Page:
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Half me, Half You @ Tabard Theatre, Review

Pros: The subtle approach taken is a surprise and makes this more powerful than had it taken a more direct approach to its subject matter.
Cons: The first scene is heavy going and could do with a little editing down, if only to allow more space to expand the second.

Pros: The subtle approach taken is a surprise and makes this more powerful than had it taken a more direct approach to its subject matter. Cons: The first scene is heavy going and could do with a little editing down, if only to allow more space to expand the second. Half Me, Half You really is a play of two halves, and whilst there is much that is good about both, the first has to be endured in order to fully appreciate the second. So let’s start with that first half. It’s modern day America where Trump is President,…

Summary

Rating

Excellent

It may say Trump and America on the label, but this superbly written play could as easily be examining the world being created by Brexit, and for that reason, it is well worth the time of anyone who cares about what is happening all around us.

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Half Me, Half You really is a play of two halves, and whilst there is much that is good about both, the first has to be endured in order to fully appreciate the second.

So let’s start with that first half. It’s modern day America where Trump is President, so if you’re a married, bi-racial lesbian couple, you really do have a lot on your plate. Enter Jess (the stand out Jennifer Fouche) and Meredith (Lianne Grant, in her duel role as actor and writer), who are the aforementioned married bi-racial lesbian couple. Already you are thinking this is not going to end well. And given that within the first few minutes Meredith miscarries the baby that Jess is desperate they have, things really do get bleaker by the minute. From that point on it is a downward spiral. It’s a one hour single scene as Jess and Meredith examine their relationship, their individual thoughts on losing the child, and their fear of living in a world where it’s acceptable to treat blacks, gays and women as second class citizens. As Meredith says, why would you bring a biracial child into that world?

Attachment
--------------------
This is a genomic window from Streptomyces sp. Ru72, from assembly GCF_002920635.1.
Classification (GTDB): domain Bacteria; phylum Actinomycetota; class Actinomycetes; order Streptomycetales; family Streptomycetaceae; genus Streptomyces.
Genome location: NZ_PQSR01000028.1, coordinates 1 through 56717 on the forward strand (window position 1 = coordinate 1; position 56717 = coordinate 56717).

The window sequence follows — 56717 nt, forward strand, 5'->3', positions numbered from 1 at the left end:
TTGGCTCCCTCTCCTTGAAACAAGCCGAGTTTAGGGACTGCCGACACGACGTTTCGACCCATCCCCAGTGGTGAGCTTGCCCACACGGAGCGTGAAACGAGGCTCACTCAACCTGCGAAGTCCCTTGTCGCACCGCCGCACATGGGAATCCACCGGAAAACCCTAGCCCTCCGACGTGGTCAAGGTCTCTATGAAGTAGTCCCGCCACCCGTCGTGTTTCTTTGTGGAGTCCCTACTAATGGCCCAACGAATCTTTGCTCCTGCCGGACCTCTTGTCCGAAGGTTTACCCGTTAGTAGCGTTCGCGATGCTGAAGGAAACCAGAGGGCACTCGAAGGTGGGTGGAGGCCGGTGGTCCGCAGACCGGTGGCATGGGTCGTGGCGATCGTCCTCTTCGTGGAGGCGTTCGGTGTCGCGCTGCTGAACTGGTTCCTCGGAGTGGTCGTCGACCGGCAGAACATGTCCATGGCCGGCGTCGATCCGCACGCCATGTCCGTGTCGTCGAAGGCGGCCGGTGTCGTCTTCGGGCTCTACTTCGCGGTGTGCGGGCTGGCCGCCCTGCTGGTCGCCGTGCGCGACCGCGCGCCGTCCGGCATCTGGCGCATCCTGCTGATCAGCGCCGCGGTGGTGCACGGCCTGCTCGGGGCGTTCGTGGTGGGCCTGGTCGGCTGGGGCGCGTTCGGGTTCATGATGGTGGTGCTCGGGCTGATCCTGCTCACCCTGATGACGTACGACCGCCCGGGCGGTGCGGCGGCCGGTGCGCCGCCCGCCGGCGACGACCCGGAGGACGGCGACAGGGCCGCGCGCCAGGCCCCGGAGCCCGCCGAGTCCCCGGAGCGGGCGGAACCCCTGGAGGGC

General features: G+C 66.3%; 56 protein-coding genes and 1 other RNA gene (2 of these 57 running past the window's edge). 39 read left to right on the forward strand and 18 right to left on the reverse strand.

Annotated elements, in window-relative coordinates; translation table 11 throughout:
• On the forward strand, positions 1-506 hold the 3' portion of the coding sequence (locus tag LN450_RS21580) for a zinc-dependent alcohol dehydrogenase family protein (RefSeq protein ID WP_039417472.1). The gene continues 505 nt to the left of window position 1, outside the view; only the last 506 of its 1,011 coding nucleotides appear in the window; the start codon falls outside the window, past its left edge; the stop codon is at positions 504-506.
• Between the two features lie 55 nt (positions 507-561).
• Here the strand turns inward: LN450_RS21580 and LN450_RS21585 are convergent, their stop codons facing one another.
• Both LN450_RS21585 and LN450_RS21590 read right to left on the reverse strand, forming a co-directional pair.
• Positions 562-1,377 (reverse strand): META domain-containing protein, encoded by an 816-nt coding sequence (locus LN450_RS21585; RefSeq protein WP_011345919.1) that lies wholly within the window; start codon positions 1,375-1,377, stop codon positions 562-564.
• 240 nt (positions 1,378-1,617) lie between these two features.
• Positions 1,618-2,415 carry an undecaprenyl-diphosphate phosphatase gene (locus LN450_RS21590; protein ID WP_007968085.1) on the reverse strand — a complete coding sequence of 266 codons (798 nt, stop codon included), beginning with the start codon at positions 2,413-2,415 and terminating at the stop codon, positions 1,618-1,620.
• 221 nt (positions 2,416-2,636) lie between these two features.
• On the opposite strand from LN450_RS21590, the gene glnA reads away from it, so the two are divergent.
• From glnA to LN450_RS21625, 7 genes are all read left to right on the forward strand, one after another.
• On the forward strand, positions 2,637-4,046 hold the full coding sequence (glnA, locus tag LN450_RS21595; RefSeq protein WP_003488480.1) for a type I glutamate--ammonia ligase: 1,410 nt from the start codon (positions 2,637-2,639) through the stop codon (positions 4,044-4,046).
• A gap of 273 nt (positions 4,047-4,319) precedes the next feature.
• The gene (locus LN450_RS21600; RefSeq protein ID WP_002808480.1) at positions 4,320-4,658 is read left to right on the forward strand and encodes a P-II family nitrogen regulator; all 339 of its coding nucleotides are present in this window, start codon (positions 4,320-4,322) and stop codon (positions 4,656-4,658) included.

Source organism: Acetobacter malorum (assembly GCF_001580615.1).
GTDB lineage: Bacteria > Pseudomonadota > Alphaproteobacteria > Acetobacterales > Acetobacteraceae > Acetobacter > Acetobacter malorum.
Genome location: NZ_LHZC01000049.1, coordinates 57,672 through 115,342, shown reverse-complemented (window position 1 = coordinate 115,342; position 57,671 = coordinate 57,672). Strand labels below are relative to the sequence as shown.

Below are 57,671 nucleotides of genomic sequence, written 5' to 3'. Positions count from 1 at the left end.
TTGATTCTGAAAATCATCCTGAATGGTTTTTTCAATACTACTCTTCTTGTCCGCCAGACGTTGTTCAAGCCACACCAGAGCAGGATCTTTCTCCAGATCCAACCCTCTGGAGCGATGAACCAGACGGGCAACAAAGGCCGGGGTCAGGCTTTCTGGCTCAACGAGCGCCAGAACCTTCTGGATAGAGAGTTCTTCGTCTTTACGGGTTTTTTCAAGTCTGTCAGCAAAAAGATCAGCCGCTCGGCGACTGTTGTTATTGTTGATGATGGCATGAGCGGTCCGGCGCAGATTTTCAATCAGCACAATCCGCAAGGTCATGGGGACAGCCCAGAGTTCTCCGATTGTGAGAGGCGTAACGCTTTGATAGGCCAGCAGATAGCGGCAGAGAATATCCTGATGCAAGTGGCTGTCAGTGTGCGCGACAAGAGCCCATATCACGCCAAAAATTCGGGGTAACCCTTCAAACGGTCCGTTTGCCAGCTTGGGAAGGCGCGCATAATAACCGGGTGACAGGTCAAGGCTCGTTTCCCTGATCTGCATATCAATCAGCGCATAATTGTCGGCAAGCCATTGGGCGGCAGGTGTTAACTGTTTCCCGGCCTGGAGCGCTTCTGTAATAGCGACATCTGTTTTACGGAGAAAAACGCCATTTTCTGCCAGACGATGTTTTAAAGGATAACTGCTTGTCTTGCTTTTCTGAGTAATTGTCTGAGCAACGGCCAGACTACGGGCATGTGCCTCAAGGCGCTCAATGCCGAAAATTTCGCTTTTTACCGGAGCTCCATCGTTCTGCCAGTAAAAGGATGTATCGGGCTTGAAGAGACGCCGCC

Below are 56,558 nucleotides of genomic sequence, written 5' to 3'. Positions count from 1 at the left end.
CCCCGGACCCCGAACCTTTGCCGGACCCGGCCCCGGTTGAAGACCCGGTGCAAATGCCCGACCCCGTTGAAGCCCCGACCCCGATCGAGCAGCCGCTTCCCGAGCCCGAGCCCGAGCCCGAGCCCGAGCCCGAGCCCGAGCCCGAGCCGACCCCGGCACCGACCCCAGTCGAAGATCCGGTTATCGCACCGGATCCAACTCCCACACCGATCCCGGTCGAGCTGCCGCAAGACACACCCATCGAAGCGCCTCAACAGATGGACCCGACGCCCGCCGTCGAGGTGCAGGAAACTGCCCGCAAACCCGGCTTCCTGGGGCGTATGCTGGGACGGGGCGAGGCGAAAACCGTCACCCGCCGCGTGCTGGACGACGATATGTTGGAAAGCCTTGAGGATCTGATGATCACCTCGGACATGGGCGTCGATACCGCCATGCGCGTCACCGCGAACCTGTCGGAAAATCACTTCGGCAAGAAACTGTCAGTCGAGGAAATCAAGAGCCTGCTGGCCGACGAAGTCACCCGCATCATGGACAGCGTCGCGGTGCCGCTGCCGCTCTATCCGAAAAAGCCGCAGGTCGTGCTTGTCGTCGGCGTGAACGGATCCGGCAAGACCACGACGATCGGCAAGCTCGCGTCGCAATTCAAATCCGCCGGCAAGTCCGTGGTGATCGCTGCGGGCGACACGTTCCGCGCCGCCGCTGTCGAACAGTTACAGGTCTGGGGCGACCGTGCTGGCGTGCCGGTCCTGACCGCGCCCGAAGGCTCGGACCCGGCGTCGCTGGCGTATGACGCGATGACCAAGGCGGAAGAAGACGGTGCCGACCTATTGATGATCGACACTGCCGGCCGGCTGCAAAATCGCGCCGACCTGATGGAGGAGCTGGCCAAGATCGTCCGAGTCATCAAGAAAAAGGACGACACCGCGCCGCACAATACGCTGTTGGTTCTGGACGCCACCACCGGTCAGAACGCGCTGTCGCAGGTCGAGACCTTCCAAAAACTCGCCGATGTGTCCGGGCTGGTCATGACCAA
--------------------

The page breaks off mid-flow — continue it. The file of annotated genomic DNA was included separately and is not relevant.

It’s dark, bleak and full-on. It’s also powerful and heart-breaking; Liane Grant knows how to write dialogue. But as compelling as it is, it comes as a relief when the scene finally ends and we can all take a break!

Having made it through that first half, the second changes everything. This is why you have to endure the first hour, because the second is so very different. Remarkable, given that the setting is even bleaker than before. It’s 16 years later, America has experienced a second Civil War caused by Trump’s policies and his empowerment of white supremacists. An uprising of those suppressed minorities has resulted in hundreds of thousands of deaths, and the country is still counting the cost of Trump’s presidency.

Enter Maya (Kalea Williams), the adopted bi-racial teenage daughter of Jess, brought up in England, but forced to move to America as the story picks back up, finding herself living with Meredith, her mother’s ex-wife, whom she doesn’t know. This half is divided into smaller segments, and with the introduction of Deb, Meredith’s new and stereotypical American soccer mom girlfriend, there is breathing space. Mia and Meredith examine their roles as the two people most touched by Jess but in such different ways: lover and mother. At the same time, it also examines the differing roles Meredith and Jess had in the shaping of the new America, a place where apartments close to any of Trump’s towers are more affordable, given the risk of them being bombed!

What makes Half Me, Half You so remarkable is that even with the complete dystopia that the second half offers up, it is done with a beautiful subtlety. Nothing is forced down your throat, there is no preaching about how the white majority caused this to happen; it hints at things rather than shouts about them. It uses them as a backdrop to examine the state of the world as it is today, where racism, homophobia and sexism are almost being made acceptable, and hate crime is on the rise.

Half Me, Half You may say Trump on the cover, but this could easily have used Brexit as its focus and come to the same conclusion. And for that reason this play is well worth the time of any left leaning theatre loving person, be they white, black, gay, straight, male or female.

Written by: Liane Grant
Directed by: Leah Fogo
Produced by: RoLn Productions
Booking until: 21st July
Booking Link: https://tabardtheatre.nliven.co/tickets/series/halfme?startDate=07-01-2018#mapView

About Rob Warren

Rob accidently ended up working in social housing as a temporary thing. That was ten years ago and hasn't got around to leaving just yet as it fits nicely in with his political views of the world. Started out writing music reviews. Spent many a happy night propping up bars in the back rooms of London's dodgiest music venues. Whilst he is still looking out for the next great band, Rob eventually got into theatre as you get to sit down rather than stand. Theatre was also kinder on the hearing, which had never recovered fully from the last Primal Scream gig he attended. Like his work, Rob tends to like his plays a little social leaning, which probably explains why he struggles to find people to go with him half the time.